We once had an animated discussion with a group of friends about the one defining feature in one’s taste in cars. At the time, the answers ranged from a certain way of engine orientation or placement, to the drive type, or perhaps pop-up headlights, but the question kept bothering me until recently. I was sound asleep when the answer hit me like a thousand volts. Three, three is the magic number. Three-lug wheels. Some of the funkiest cars I like have three-lug wheels!
I theorised the matter further. My dream garage could simply consist of cars with no more than three lugs in their wheels. Sure, they’re almost all French or tangentially related to French cars, but that’s hardly a minus in my book. My dream garage would be properly protected from the elements, and rust and other maladies would never be able to reach the pristine weirdo specimens.
It may well be that the one three-lug car you know of is the Citroën 2CV, but there’s so much more to these tin cans. I’d like to present the 2CV Sahara here, since it features the brilliant setup of an engine in the both ends of the car and the fuel tank in the middle, under the driver’s seat and filled through the door if needed. It also gets bonus points for the spare wheel being sunk into the hood.
While bigger Citroëns ran four-lug wheels, the GS/GSA family car did with just three. Since a dream garage must have a wagon in there somewhere, the long-roof GS would have the honour of being my wagon of choice. They’re also proper Citroëns since they feature the famous hydropneumatic suspension setup.
And since we’re discussing Citroëns, the company did some fantastic pocket rockets worth a mention. One of my favourite models is the Visa, which bridged the gap between the 2CV and newer cars, with the earliest versions still using the two-cylinder engine from the 2Cv.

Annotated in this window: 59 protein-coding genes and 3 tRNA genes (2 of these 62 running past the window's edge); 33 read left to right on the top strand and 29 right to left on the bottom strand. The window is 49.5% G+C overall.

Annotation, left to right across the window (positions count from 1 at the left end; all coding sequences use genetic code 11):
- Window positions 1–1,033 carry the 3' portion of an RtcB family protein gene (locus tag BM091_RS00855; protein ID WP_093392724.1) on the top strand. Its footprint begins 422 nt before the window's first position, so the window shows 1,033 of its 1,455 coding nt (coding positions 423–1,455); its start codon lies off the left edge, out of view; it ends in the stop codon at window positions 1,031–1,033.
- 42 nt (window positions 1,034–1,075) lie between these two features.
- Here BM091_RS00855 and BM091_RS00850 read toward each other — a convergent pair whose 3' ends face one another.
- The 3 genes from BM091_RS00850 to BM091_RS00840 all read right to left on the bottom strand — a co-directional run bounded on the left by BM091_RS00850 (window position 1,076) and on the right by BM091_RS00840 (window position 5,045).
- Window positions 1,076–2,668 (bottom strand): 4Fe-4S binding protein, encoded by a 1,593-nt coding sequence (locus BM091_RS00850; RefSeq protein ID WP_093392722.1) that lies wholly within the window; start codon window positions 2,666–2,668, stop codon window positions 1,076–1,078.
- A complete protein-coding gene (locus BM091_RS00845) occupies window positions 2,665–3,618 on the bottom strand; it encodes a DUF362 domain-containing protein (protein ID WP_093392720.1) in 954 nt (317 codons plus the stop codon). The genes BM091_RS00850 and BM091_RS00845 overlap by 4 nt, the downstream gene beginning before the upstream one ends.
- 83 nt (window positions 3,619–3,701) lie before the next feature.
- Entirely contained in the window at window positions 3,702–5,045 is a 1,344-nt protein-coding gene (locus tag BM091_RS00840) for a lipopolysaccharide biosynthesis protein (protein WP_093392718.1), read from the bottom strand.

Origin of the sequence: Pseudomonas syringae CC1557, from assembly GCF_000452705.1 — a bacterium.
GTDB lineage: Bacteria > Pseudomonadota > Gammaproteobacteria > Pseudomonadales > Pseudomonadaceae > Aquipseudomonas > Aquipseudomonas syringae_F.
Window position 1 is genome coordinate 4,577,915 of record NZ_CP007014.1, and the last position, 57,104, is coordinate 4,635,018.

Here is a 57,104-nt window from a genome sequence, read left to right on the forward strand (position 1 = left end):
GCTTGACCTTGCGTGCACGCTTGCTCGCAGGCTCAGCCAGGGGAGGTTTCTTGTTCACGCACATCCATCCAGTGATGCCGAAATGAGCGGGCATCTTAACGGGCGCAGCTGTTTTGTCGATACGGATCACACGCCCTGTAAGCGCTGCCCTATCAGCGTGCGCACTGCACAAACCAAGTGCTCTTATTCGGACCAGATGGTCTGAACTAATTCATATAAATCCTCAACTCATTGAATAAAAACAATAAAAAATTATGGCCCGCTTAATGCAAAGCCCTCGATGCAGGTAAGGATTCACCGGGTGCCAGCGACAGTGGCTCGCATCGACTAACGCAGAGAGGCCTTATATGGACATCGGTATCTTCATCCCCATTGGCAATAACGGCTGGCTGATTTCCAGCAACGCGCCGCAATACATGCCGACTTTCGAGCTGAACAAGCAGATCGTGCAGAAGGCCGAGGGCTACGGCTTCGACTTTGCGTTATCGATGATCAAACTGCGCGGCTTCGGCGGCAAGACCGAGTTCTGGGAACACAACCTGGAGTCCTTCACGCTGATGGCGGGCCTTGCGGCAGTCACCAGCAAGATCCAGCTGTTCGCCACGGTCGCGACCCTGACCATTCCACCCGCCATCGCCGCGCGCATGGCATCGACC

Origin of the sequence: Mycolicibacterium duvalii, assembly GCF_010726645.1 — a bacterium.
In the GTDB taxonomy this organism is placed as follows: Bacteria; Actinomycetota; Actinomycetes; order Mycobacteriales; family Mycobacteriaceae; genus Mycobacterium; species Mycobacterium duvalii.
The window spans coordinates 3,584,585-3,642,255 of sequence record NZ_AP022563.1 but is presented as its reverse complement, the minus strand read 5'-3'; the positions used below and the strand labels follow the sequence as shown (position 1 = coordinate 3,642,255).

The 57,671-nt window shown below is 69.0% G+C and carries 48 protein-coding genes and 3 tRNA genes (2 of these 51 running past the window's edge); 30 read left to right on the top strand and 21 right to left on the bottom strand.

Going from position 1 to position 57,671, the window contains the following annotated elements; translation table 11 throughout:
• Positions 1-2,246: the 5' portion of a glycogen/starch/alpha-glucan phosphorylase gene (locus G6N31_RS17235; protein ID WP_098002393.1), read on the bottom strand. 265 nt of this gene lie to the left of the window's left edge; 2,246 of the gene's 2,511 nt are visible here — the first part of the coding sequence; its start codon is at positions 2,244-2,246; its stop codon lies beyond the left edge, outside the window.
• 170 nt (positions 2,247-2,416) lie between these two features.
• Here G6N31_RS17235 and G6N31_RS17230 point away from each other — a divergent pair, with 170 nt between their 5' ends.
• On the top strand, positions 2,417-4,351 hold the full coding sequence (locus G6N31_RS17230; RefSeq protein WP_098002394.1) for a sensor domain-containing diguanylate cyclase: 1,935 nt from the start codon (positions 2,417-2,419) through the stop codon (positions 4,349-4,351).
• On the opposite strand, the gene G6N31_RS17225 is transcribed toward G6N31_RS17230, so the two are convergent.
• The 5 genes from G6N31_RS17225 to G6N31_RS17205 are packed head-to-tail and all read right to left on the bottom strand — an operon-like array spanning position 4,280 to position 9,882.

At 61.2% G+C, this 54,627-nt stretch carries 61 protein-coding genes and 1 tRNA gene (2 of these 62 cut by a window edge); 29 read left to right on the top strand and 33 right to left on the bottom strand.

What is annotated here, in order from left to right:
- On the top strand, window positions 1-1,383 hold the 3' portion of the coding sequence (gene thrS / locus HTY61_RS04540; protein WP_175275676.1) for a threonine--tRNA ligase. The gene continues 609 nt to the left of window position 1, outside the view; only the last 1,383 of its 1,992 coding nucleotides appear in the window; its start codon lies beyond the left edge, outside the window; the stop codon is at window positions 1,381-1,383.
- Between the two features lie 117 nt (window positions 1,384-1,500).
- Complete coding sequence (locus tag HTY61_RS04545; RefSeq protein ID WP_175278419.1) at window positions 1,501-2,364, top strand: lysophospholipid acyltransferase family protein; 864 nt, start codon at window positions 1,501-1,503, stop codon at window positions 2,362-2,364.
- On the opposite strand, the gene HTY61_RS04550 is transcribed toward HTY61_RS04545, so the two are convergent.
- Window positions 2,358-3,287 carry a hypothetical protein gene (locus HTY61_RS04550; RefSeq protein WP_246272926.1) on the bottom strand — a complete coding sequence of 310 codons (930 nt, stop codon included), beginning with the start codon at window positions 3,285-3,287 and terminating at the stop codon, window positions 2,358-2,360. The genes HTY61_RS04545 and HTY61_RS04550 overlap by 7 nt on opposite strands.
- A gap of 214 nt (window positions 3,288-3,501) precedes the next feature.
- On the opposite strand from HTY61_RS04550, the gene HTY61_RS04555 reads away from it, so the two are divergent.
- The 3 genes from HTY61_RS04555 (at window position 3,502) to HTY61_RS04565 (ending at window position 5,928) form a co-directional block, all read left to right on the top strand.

The Visa GTi, made between 1985 and 1988 featured a four-lug setup and a 1.6-litre engine, but the more racy Chrono, Trophee and 1000 Pistes versions did with a 1360cc unit and three lugs. Make mine one of those, with the tricolor stripe job as well.
Also, if the GS wagon mentioned earlier couldn’t do all the hauling I needed, the Visa’s van development, the C15 would fit the job more than well. Or I could get a Ford Pampa, which is perhaps best described as a South American equivalent of the VW Rabbit Sportruck, but with Renault mechanicals and available four-wheel-drive. And three-lug wheels.
The Citroen AX, seemingly offered to buyers who found the Peugeot 205 just too substantial and well built, also needed less than four bolts in some of its most exciting models, like the Sport which corresponded to the 205 Rallye and shared the 1.3-litre engine. While the Rallye was certainly light at 1742 lbs (790 kg), the AX Sport was even more lightweight at just 1576 lbs (714 kg).
In case the cars mentioned here are too dinky or feeble for you, there’s certainly more exciting three-lug sportiness to be experienced. Take for example the Alpine A310, which was a kind of French 911 but with a plastic body, as many as six headlights and an optional PRV V6.
The A310 V6 had as much as 192 horsepower – a good amount of power for a light, rear engined sports car. And the Alpine name was also slapped onto some of the more sporty versions of the Renault 5, called the 5 Alpine Turbo. Those had over twice the power of a regular LeCar, at around 110 hp. Imagine the haste!
Three-lug wheels aren’t the stuff of cars from a bygone era, either. One of the most recently made cars with the setup was the Smart Roadster/Coupe, a certainly likeable car as long as you don’t think of the semi-automatic gearbox at all. I’d certainly like to have one of those plastic buckets in my dream garage.